Elegant Trogon (Trogon elegans)

Elegant Trogon

[order] TROGONIFORMES | [family] Trogonidae | [latin] Trogon elegans | [authority] Gould, 1834 | [UK] Elegant Trogon | [FR] Trogon elegant | [DE] Kupfertrogon | [ES] Trogon Elegante, Coa Elegante (HN) | [NL] Koperstaarttrogon

Subspecies

Monotypic species

Genus

The Neotropical Trogoninae, containing four genera, Trogon, Priotelus, Pharomachrus and Eupilotis. The two Caribbean species of Priotelus were formerly different ones (Temnotrogon on Hispaniola), and are extremely ancient. The two quetzal genera, Pharomachrus and Eupilotis are possibly derived from the final and most numerous genus of trogons in the Neotropics, Trogon. A 2008 study of the genetics of Trogon suggested the genus originated in Central America and radiated into South America after the formation of the Isthmus of Panama (as part of the Great American Interchange), thus making trogons relatively recent arrivals in South America. Within the genus Trogon, a division of species that coincides with female plumage type is well supported. Females with brown breasts and heads characterize one clade (including T. rufus), whereas females in the other clade (including T. comptus) have gray breasts and heads. Females of T. rufus and T. mexicanus both have brown heads. Male plumage does not appear to be informative at this level; species with red or yellow underparts are interspersed in both clades. They have large eyes, stout hooked bills, short wings, and long, squared-off, strongly graduated tails; black and white tail-feather markings form distinctive patterns on the underside. Males have richly colored metallic plumage, metallic on the upperparts.[1] Although many have brightly coloured bare eye-rings, they lack the colorful patches of bare facial skin in their African counterparts, Apaloderma.[2] Females and young are duller and sometimes hard to identify in the field

Physical charateristics

Note the erect posture, slightly parrotlike profile, geranium red belly. Male: Head, chest, and upperparts deep glossy green, separated from the red belly by a narrow white band
across the breast. Tail square-tipped, moderately long; bill yellow.b Female: Brown, not green; less red on underparts. Note the white mark on the cheek.

Listen to the sound of Elegant Trogon

[audio:http://www.planetofbirds.com/MASTER/TROGONIFORMES/Trogonidae/sounds/Elegant Trogon.mp3]

Copyright remark: Most sounds derived from xeno-canto


wingspan min.: 0 cm wingspan max.: 0 cm
size min.: 28 cm size max.: 30 cm
incubation min.: 18 days incubation max.: 19 days
fledging min.: 15 days fledging max.: 16 days
broods: 0   eggs min.: 2  
      eggs max.: 3  

Range

North America, Middle America : Southwest USA to Costa Rica

Habitat

Mountain forests, pine-oak or sycamore canyons. In Arizona, breeds in canyons through the pine-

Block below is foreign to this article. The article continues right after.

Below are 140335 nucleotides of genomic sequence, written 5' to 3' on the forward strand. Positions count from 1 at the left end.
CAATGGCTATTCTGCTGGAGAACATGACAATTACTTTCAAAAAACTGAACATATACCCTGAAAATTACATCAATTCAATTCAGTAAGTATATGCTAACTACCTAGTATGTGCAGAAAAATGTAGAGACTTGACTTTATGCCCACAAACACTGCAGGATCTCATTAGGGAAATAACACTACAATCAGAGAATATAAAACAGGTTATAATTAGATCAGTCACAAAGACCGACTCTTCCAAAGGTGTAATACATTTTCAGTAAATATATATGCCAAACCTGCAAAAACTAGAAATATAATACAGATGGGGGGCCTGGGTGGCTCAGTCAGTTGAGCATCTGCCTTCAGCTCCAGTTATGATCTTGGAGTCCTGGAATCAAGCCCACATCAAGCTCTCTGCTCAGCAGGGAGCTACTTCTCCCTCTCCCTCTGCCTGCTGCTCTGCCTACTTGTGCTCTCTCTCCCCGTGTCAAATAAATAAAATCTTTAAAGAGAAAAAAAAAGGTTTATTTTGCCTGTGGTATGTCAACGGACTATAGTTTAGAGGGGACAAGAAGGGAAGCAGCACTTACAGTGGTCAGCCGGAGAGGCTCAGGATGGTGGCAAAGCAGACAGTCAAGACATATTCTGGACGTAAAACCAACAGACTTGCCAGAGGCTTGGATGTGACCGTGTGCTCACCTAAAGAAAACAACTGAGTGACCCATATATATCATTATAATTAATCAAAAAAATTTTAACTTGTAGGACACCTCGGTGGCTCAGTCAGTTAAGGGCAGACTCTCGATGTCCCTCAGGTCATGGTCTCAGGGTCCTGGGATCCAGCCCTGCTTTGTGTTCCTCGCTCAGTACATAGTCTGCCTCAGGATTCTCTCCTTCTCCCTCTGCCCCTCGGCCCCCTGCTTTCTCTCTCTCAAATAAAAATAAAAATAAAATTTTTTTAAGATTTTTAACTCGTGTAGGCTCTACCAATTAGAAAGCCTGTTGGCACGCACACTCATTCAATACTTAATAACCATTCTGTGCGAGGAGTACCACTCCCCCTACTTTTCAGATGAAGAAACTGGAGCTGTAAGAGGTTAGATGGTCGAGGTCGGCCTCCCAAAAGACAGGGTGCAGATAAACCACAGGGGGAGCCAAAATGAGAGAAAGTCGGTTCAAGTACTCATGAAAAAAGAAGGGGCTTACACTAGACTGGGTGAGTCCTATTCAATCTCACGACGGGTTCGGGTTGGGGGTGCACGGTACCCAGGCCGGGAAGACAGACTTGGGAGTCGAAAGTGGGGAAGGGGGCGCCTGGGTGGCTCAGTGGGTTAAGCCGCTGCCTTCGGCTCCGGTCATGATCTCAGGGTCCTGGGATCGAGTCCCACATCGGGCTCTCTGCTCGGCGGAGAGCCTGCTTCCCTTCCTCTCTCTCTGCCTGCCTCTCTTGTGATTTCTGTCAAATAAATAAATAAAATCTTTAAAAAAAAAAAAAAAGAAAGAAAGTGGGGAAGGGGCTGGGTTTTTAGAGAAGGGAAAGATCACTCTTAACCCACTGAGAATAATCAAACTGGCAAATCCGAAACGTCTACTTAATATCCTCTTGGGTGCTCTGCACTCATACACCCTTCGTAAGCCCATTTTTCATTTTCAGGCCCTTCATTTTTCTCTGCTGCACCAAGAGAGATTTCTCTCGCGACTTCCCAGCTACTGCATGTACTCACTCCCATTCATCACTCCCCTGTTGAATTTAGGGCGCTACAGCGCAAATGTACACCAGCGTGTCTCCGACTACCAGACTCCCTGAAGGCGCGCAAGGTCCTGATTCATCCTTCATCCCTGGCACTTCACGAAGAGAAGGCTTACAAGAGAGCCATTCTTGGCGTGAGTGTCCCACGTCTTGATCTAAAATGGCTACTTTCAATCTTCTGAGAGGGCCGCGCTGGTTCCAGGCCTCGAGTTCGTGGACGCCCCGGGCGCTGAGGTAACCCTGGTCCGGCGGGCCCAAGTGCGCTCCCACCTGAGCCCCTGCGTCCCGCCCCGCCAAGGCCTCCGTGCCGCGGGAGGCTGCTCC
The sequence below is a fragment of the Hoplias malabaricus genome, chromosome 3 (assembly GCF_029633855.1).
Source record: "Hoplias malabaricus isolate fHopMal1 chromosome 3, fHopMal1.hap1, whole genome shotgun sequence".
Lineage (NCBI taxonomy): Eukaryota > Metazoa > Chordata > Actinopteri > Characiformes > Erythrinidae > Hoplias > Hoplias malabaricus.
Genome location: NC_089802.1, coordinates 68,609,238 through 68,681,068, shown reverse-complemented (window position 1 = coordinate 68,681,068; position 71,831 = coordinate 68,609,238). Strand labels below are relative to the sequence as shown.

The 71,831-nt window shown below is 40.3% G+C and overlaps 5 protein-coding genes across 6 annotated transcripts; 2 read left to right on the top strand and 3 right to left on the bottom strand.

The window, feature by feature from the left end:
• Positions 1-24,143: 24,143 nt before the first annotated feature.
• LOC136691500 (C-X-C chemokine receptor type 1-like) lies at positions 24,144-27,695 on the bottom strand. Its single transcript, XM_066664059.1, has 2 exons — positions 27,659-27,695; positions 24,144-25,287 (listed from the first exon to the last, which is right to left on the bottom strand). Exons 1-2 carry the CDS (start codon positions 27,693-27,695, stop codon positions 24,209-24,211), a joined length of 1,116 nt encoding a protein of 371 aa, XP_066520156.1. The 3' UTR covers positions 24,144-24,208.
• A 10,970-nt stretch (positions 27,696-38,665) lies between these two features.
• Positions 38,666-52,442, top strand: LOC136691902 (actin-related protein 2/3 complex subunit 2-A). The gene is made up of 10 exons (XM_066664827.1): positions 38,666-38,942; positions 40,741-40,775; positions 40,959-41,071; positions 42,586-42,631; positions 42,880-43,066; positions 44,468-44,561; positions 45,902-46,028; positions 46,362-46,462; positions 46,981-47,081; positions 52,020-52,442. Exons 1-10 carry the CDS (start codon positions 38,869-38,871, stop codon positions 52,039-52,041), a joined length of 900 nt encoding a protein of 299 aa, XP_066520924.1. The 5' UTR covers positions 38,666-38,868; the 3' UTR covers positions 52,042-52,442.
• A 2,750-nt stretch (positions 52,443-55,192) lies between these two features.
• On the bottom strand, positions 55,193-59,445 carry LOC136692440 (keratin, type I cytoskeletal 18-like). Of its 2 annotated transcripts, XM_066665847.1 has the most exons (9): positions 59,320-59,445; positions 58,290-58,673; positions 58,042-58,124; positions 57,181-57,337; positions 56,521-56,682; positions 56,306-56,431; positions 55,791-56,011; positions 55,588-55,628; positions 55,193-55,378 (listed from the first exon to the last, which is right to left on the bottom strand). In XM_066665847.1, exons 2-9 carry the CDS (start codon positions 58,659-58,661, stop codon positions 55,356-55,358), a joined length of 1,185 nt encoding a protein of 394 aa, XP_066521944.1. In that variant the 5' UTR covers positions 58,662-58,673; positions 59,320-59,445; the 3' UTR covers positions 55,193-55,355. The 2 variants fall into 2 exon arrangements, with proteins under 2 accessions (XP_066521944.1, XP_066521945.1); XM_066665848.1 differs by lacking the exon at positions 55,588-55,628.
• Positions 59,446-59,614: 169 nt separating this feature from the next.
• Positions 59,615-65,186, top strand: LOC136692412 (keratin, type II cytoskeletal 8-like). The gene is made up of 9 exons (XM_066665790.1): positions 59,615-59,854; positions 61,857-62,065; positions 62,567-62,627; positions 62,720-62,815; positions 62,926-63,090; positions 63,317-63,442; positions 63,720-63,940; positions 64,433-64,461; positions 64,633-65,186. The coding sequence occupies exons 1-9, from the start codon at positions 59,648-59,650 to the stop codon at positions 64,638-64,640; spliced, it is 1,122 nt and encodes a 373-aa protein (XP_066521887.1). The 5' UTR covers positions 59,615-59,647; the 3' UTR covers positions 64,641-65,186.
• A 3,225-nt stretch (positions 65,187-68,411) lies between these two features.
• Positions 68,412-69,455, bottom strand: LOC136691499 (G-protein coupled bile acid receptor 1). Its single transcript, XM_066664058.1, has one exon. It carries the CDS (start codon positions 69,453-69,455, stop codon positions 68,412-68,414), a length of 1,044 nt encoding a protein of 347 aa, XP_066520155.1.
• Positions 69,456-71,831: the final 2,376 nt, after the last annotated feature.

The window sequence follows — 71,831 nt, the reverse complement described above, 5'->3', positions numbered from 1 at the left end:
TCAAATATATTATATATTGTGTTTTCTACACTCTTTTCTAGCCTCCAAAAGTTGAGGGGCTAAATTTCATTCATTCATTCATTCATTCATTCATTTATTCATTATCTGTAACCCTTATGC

oak zone of mountains, almost always where sycamores grow along flowing streams. In Mexico and Central America, lives in canyons and scrubby lowland woods in relatively dry areas, avoiding tall rain forest.

Reproduction

Male defends nesting territory with repeated calling in spring. In courtship, male leads female to potential nest sites, calling from inside cavity; female enters to indicate acceptance.
Nest: Site is in cavity in tree. In Arizona, usually in old flicker hole in dead tree or limb, especially in sycamores; 8-50′ above the ground, typically about 25-
26′ up. Sometimes competes actively for nest sites with other birds, such as Sulphur-bellied Flycatchers. Little or no nest material added, eggs laid on bottom of cavity or on accumulated debris.
Clutch 2, sometimes 3, occasionally 4. Incubation is by both parents, 22-23 days; female incubates at night and at midday, male in early morning and late afternoon.
Young: Cared for and fed by both parents. Young leave the nest about 20-23 days after hatching but are dependent on their parents for a few more weeks.

Feeding habits

Mostly insects and fruits.
Feeds on a wide variety of insects, especially big ones such as katydids, cicadas, walkingsticks, and large caterpillars. Will also eat small lizards. Also eats many small fruits and berries, such as chokecherry and wild grape, especially in late summer
and fall.
Behavior: When foraging, perches upright, peering about rather slowly; then flutters up and takes insect or fruit in its bill while hovering momentarily before dropping to another perch.

Video Elegant Trogon

httpv://www.youtube.com/watch?v=W5k5oWXf5fo

copyright: Don DesJardin


Conservation

This species has a very large range, and hence does not approach the thresholds for Vulnerable under the range size criterion (Extent of Occurrence <20,000 km2 combined with a declining or fluctuating range size, habitat extent/quality, or population size and a small number of locations or severe fragmentation). The population trend appears to be increasing, and hence the species does not approach the thresholds for Vulnerable under the population trend criterion (>30% decline over ten years or three generations). The population size is very large, and hence does not approach the thresholds for Vulnerable under the population size criterion (<10,000 mature individuals with a continuing decline estimated to be >10% in ten years or three generations, or with a specified population structure). For these reasons the species is evaluated as Least Concern.
Elegant Trogon status Least Concern

Migration

Breeds from mountains of southeastern Arizona south to Costa Rica. Winters south of the United States. Casual southwestern New Mexico, Texas (Big Bend). Migration:
In Arizona, most arrive in April and May, depart during September and October. One or two sometimes remain through winter along streams at low elevations. Throughout most of range, a permanent resident. Sometimes strays into Texas from northeastern Mexico

Distribution map

Elegant Trogon distribution range map

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